Birding USA, Part 1: 10 Eastern US Hotspots for Photographing Birds - Trust Me Shops

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Birding USA, Part 1: 10 Eastern US Hotspots for Photographing Birds

Birding USA, Part 1: 10 Eastern US Hotspots for Photographing Birds

B&H explora - All posts
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This article is the first in a three-part survey of the best locations for birdwatching and bird photography in the United States. Subsequent articles will cover Central and Western regions. Before visiting any of the destinations listed below, be sure you have a reliable field guide to help with identifying what you encounter.

Everglades National Park, Florida

Leading off the list is a World Heritage Site and one of the great natural treasures of the United States: the Everglades. Its 1.5 million acres makes it the third largest national park in the country and the greatest expanse of wilderness east of the Mississippi River. Home to eight distinct ecosystems, it warrants an article unto itself, but here are a few places to begin.

Most first-time visitors to the park start with the Anhinga Trail (0.8 mile). An accessible, paved path and boardwalk, its surroundings serve as prime habitat for aquatic birds, including the striking Purple Gallinule and the trail’s namesake Anhinga, which can be spotted diving into the water in search of prey or drying its wings in the canopy above. Watch out for the delinquent vultures in the parking lot, notorious for destroying the rubber trim on cars. Speaking of precautions, be mindful of the many, many alligators who call the Everglades home.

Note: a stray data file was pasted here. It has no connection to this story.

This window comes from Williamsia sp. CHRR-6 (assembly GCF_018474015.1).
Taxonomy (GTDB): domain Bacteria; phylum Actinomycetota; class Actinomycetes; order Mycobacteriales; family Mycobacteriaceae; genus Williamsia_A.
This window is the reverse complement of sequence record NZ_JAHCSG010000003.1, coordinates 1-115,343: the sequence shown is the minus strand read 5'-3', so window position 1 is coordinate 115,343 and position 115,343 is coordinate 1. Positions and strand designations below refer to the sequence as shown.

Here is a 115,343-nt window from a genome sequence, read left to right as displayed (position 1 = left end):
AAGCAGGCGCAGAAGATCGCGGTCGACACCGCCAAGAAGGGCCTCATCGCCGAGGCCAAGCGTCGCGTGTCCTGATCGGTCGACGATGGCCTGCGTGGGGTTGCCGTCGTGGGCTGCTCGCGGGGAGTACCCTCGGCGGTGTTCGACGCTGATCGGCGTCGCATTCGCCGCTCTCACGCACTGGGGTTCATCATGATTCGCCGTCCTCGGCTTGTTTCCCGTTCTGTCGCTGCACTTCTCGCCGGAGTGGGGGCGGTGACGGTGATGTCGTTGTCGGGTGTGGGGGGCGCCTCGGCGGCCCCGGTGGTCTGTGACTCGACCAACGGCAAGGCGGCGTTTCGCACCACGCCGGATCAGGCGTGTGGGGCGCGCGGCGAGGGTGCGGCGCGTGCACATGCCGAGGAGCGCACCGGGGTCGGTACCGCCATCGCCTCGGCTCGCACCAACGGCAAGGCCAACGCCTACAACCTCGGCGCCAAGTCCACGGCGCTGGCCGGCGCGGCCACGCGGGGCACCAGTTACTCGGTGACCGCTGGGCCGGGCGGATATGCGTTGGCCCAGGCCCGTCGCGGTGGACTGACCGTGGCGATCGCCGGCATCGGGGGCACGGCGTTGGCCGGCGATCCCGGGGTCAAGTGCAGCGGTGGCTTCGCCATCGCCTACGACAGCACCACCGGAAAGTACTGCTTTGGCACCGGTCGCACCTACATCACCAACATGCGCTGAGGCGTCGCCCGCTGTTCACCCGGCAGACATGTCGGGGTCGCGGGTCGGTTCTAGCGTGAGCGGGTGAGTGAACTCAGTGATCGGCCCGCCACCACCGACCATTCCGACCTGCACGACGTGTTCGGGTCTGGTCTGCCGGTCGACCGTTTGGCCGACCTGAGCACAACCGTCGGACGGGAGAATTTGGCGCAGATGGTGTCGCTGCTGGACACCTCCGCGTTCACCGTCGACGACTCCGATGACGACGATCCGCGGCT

An equally accessible but slightly less crowded path can be found on the Mahogany Hammock Trail (0.5 mile), a meandering boardwalk providing views of freshwater marl prairie and hardwood hammock. In the morning you may encounter warblers or a rare Cable Sable Seaside Sparrow. Bald Eagles have been known to make an appearance in the sky above while Barred Owls may be heard in the evening.

Paurotis Pond is the premiere nesting spot in the park and year-round home to one of the most unusual birds in the United States: the Roseate Spoonbill. Be aware that in the winter and spring this area is closed beyond its parking lot to the public as it becomes a rookery for the threatened Wood Stork and other wading birds.

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